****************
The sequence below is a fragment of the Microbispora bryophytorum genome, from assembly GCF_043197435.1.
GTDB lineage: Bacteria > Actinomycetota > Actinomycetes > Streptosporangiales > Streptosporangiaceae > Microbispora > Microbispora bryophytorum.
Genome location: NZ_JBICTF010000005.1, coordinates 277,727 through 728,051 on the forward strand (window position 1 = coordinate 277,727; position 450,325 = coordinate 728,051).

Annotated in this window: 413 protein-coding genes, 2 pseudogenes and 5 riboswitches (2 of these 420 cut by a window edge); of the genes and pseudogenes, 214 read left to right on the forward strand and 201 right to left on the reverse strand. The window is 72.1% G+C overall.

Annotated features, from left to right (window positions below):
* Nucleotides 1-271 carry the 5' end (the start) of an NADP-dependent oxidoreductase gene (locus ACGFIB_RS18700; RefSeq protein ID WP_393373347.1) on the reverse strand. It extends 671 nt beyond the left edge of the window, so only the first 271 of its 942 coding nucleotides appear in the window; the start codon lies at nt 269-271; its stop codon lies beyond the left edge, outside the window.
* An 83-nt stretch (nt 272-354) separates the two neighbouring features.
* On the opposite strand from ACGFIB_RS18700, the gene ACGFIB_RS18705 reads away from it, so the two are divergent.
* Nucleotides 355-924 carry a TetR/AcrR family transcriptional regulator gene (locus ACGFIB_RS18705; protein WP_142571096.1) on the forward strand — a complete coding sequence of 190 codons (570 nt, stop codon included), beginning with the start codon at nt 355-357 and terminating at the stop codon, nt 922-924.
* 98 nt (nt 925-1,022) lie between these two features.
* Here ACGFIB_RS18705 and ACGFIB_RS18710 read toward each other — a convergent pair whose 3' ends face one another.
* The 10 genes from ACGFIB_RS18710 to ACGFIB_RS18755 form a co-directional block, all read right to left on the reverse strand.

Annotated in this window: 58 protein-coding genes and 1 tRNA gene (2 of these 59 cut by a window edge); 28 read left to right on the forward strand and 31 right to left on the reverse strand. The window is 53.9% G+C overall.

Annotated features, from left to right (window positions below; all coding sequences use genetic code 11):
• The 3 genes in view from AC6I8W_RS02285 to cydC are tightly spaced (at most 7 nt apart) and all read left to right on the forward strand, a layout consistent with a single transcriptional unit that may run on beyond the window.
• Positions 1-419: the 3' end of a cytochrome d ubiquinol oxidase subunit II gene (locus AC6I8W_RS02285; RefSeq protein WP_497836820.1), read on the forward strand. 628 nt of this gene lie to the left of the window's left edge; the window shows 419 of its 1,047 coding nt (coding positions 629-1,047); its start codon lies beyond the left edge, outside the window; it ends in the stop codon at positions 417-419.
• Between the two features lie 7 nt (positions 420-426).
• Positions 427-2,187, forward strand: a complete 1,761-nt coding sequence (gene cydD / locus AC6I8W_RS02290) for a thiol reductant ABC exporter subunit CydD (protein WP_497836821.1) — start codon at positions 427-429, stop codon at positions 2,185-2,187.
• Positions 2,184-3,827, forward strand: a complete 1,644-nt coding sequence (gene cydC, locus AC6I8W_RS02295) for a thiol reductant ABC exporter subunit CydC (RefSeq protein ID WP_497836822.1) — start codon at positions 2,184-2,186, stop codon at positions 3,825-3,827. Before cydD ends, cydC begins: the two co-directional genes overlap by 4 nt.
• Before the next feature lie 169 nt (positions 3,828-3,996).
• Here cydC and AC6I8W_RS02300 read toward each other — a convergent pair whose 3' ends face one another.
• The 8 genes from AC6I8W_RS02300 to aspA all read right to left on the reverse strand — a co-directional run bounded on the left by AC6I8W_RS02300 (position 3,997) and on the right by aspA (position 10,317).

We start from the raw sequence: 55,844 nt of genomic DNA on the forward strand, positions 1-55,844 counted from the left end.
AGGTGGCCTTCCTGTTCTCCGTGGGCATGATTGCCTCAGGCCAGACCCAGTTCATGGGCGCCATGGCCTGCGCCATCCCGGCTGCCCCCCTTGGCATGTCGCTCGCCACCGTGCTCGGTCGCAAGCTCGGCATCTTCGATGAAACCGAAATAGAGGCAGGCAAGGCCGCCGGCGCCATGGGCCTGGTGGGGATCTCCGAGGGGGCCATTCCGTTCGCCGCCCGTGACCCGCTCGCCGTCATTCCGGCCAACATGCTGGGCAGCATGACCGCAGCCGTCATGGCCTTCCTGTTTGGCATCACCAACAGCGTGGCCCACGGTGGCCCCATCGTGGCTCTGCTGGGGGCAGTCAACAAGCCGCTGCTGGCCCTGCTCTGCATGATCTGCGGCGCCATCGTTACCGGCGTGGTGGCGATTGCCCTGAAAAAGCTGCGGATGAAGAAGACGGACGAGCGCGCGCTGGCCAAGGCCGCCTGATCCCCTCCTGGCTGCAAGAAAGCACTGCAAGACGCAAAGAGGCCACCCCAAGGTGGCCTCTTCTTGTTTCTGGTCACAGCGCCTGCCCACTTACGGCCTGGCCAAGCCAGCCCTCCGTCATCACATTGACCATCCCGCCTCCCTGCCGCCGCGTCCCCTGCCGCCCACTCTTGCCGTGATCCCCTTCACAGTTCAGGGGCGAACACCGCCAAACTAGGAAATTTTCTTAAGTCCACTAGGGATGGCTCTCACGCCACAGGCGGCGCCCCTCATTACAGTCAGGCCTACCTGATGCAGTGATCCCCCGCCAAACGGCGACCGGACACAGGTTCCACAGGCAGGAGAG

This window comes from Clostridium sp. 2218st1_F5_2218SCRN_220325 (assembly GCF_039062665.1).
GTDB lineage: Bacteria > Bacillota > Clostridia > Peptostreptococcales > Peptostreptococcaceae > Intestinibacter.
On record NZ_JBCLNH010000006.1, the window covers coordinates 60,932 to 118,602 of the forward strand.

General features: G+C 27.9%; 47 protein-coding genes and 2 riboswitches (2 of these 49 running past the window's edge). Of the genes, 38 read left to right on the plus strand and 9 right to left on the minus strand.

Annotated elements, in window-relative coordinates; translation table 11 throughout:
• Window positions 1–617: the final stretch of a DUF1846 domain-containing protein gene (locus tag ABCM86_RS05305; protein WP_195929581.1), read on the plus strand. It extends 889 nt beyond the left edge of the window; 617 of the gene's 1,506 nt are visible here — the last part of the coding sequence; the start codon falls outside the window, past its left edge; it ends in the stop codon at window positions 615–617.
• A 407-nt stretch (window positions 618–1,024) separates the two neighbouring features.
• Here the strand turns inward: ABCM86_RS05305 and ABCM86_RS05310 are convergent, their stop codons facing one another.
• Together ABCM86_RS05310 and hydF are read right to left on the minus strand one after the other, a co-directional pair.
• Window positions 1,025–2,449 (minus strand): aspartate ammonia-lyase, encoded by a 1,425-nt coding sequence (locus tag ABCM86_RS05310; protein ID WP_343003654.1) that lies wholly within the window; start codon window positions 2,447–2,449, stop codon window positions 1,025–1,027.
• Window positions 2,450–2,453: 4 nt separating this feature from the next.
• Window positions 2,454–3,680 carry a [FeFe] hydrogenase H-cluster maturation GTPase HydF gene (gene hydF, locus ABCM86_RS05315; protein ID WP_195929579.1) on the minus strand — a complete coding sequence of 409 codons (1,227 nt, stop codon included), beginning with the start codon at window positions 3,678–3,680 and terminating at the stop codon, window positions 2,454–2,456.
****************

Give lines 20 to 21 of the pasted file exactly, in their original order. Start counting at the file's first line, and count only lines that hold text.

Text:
• Before the next feature lie 169 nt (positions 3,828-3,996).
• Here cydC and AC6I8W_RS02300 read toward each other — a convergent pair whose 3' ends face one another.